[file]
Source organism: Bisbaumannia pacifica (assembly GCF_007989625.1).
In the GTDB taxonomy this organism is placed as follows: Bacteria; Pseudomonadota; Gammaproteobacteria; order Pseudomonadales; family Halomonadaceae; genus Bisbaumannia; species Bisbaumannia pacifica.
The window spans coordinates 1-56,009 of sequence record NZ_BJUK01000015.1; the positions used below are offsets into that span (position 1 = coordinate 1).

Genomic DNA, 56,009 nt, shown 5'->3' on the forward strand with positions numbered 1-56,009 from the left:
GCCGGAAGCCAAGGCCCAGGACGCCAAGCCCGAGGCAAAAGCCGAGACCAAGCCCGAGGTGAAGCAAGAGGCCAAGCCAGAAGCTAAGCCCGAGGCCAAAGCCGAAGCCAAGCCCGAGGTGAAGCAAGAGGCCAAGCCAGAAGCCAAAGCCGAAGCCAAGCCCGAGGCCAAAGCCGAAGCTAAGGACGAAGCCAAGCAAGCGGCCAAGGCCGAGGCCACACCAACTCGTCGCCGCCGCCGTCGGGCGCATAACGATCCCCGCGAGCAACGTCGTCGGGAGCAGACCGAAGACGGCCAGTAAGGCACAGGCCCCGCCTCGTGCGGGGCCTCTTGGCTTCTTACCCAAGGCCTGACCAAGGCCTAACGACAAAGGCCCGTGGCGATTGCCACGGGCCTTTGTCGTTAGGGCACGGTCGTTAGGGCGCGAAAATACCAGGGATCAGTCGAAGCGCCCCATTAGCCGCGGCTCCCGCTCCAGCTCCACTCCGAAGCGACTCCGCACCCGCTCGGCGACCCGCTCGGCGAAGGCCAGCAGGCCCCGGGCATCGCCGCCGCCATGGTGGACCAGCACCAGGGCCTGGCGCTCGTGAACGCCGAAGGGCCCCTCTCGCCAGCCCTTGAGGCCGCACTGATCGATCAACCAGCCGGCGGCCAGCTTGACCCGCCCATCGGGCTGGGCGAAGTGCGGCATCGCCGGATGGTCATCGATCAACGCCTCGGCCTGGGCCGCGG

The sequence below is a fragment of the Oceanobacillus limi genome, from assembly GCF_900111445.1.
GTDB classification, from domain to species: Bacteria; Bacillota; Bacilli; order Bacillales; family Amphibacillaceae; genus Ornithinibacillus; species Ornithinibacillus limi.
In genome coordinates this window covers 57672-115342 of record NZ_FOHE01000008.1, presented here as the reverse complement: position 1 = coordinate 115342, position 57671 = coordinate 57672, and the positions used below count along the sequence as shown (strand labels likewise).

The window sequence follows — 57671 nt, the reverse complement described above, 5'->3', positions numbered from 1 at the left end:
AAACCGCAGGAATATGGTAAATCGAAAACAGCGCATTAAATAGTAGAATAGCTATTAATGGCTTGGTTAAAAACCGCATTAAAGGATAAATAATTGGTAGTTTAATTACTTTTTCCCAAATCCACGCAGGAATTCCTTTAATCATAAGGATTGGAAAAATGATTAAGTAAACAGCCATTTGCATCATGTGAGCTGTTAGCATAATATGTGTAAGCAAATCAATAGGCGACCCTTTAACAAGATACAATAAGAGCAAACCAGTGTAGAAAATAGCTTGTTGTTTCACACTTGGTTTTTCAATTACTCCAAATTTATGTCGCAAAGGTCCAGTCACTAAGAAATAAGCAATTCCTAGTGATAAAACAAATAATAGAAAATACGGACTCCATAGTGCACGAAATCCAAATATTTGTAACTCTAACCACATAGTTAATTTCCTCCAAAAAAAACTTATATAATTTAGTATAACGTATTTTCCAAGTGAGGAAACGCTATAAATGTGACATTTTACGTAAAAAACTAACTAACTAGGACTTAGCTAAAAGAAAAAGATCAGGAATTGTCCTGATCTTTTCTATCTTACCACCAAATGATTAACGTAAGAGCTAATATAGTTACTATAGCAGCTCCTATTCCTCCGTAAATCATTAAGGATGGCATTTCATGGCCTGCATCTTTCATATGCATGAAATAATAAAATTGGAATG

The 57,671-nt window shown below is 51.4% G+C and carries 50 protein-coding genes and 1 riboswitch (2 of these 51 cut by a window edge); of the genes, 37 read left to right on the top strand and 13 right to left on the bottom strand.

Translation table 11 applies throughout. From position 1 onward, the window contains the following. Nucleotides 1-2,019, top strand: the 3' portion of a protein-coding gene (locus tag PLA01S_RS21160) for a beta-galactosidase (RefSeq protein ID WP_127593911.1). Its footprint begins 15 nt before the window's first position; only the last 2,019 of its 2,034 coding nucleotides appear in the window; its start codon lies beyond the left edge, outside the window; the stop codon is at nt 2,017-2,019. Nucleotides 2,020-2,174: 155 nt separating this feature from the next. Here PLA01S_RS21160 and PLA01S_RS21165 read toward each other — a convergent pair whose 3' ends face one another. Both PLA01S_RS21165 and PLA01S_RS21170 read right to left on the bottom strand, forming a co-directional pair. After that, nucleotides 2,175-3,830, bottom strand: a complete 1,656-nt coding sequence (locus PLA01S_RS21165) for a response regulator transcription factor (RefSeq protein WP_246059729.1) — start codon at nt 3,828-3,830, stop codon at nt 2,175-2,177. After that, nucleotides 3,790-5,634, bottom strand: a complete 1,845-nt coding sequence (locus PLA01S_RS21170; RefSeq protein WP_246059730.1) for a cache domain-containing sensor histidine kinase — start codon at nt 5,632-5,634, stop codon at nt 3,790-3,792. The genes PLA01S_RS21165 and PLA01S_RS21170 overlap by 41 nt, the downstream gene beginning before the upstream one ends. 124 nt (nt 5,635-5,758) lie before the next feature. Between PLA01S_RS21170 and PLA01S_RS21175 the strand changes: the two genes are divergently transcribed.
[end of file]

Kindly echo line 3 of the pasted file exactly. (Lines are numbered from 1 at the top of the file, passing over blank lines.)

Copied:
The window spans coordinates 1-56,009 of sequence record NZ_BJUK01000015.1; the positions used below are offsets into that span (position 1 = coordinate 1).